The First Jews at the Kotel Since 1948

Sunday, May 20th, 2012

Following the liberation of East Jerusalem on 7 June 1967, IDF Chief Rabbi Major-General Shlomo Goren, blowing a shofar and carrying a Torah scroll, held the first Jewish prayer session at the Western Wall since 1948.

The event was one of the defining moments of the war.

Happy Jerusalem Day to all our readers!

Canadian Foreign Minister: ‘We’re Israel’s Best Friend’

Saturday, May 5th, 2012

At the end of a week in which the United Church of Canada, that country’s largest Protestant denomination called for a boycott of goods produced in “illegal” Israeli settlements, including East Jerusalem, Canadian Foreign Minister John Baird declared that “Israel has no greater friend in the world today than Canada.”

The foreign minister was addressing the American Jewish Committee World Leaders Plenary, attended by an audience of more than 1,500, including many ambassadors in Washington, D.C. The foreign ministers of Cyprus and Germany also spoke at that Global Forum session.

“Our strong support for Israel is not about politics at home, and certainly not about winning popularity contests at the United Nations. Canada certainly has the scars to show for it,” Baird said. “It’s about values.”

Canada’s pro-Israel position, he said, was a matter of principle, based on the values of “freedom, democracy, human rights and the rule of law” that Canada shares with Israel and the U.S.

“At the UN and elsewhere, we make it clear that Israel’s right to exist is non-negotiable. We vote against one-sided and unfair resolutions,” he said.

Canada has not always been so friendly to Israel, said Baird, who recalled two incidents in his own career when his suggestions to speak up for the Jewish state were rebuffed as naive and politically unrealistic.

“That is no longer how Canada operates,” he declared, “Not under this Foreign Minister. And not under this Prime Minister.” Baird’s speech was interrupted by frequent applause.

The current Canadian government “rejects the concept of moral relativism in international relations,” said Baird, adding that in Canada’s view “liberal democracies and international terrorist groups are not equal.”

Baird remarked that over the decades Canada has “paid a high toll for the principles that guide us” in fighting against hatred and intolerance, and in defense of freedom, democracy and dignity in two world wars and other conflicts around the world.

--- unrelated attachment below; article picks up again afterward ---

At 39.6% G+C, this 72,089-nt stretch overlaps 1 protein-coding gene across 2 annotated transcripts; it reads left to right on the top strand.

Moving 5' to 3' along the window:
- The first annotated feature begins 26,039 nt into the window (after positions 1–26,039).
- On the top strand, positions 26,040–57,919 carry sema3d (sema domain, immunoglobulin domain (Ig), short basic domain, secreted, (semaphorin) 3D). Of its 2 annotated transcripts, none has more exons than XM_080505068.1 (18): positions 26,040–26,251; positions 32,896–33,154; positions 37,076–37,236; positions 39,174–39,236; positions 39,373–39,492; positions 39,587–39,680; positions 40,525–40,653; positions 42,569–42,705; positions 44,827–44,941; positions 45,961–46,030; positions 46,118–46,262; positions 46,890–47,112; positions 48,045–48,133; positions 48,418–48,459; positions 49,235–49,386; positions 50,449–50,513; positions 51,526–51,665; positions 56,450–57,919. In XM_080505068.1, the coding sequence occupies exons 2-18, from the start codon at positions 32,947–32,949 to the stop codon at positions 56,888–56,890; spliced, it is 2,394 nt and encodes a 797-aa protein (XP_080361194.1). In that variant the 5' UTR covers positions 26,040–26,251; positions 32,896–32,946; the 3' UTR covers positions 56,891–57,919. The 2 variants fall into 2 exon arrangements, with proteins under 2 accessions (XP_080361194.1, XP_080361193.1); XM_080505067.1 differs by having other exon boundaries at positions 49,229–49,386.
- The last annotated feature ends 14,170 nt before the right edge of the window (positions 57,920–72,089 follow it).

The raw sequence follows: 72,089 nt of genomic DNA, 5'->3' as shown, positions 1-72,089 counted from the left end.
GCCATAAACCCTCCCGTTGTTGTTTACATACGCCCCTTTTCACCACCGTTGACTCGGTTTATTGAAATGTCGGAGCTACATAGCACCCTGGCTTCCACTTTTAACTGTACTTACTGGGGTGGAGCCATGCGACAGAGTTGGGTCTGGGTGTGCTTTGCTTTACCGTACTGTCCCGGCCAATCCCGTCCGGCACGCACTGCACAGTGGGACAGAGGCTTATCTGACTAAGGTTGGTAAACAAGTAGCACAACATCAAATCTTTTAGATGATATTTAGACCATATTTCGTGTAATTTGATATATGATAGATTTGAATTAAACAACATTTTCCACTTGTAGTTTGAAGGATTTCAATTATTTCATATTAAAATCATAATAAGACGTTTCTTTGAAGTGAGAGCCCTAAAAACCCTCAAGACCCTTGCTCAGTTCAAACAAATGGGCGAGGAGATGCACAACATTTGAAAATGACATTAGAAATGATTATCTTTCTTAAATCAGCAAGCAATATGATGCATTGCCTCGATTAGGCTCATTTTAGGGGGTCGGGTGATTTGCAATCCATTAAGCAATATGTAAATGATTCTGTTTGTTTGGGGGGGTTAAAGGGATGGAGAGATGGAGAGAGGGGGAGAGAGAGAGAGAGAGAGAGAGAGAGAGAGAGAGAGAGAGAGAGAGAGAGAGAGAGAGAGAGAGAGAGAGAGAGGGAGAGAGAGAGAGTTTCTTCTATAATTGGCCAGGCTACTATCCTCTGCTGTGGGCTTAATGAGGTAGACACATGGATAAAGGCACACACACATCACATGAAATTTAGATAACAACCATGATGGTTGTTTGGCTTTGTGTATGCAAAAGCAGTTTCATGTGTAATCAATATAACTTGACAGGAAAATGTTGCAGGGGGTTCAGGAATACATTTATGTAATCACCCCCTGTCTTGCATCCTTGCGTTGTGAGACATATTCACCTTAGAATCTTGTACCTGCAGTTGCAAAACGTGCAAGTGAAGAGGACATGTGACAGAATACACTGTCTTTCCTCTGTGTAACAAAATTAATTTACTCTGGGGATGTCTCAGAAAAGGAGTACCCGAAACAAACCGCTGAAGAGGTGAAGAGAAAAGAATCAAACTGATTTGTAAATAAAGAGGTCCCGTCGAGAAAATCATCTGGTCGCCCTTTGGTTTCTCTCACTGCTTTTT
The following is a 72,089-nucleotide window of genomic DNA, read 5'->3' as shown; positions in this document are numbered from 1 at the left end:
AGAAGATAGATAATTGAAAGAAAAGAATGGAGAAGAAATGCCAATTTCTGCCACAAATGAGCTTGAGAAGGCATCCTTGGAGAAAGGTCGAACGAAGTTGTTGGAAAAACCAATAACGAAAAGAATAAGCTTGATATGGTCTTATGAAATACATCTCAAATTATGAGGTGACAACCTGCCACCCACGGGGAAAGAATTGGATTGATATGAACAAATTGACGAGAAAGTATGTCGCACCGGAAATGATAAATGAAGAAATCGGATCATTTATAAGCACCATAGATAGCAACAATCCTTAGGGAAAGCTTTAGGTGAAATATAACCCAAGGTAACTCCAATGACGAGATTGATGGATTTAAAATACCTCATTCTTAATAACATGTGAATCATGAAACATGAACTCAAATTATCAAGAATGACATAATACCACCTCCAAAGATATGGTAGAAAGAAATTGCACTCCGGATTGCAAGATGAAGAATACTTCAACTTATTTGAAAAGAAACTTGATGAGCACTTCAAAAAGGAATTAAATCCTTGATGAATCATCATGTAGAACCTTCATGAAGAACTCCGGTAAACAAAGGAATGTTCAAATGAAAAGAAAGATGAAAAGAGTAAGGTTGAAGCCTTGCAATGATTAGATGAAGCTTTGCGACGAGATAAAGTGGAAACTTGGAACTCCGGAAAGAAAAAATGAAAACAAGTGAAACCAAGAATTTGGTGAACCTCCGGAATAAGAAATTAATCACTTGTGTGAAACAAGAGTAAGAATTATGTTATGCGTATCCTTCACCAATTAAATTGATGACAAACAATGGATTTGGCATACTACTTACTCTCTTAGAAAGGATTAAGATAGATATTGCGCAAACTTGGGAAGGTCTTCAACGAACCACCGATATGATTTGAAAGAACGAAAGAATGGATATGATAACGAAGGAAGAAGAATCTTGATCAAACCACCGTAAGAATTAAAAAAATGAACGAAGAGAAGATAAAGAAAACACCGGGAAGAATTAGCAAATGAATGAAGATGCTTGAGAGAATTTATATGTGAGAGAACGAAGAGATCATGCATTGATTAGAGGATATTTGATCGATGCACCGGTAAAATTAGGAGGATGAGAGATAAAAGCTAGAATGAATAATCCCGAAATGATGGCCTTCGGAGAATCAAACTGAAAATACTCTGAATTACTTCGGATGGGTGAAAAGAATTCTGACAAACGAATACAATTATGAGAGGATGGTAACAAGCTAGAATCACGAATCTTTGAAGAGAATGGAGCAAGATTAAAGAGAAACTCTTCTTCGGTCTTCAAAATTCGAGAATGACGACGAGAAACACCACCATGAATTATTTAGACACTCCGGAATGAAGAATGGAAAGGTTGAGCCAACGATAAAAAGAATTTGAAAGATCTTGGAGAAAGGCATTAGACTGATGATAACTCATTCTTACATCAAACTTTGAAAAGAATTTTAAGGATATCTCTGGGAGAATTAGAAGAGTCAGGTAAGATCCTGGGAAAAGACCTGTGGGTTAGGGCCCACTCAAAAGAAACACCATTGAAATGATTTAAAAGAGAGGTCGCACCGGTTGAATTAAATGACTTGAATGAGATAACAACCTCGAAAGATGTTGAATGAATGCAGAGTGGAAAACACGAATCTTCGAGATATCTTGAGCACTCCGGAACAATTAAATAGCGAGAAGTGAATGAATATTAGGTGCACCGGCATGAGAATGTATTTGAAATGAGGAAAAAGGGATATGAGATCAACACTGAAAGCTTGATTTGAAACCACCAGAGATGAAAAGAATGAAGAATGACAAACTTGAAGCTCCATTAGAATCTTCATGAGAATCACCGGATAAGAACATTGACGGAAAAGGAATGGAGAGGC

“In Afghanistan, we have invested billions of dollars and sacrificed more than 150 lives to ensure that country never again becomes a haven for terrorism,” said Baird.

Baird also expressed his country’s commitment to human rights, specifically denouncing Iran for its persecution of women, Christians and Baha’i; China for driving Christianity underground; and Egypt for its treatment of Coptic Christians.

And he pointed out that AJC, similarly, “does important advocacy work” not just for Jews but supports “dignity and respect for all peoples.”

The Foreign Minister also stressed the importance of economic prosperity for areas of the world that are beset with unrest and violence. He described his government’s success in providing “jobs, growth, and long-term prosperity.”

Noting that Canada has the third largest oil reserves in the world, Baird spoke of the potential benefits to his country and the U.S. of the Keystone XL pipeline project, which AJC strongly supports.

Incidentally, the United Church of Canada report will be considered by the Church’s General Council, which meets in Ottawa in August. Until then, the report is not yet official Church policy.

Arab Stabs Breslav Hasid in East Jerusalem

Thursday, April 19th, 2012

A Breslav chasid, about 20, has been stabbed in an attack by an Arab in Jerusalem Thursday. The chasid was coming back from praying at the grave of Shimon HaTzadik.

Police spokesman Micky Rosenfeld said two suspects were arrested following the incident.

The attack is the latest in a series of terrorist stabbing attacks in Jerusalem. Last month, an Israeli soldier was seriously wounded in a stabbing attack on Jerusalem’s light rail line.

In another incident this month, a haredi middle aged man was wounded by an axe-wielding Arab assailant.

Printed from: http://www.jewishpress.com/news/breaking-news/arab-stabs-breslav-hasid-in-east-jerusalem/2012/04/19/

Scan this QR code to visit this page online: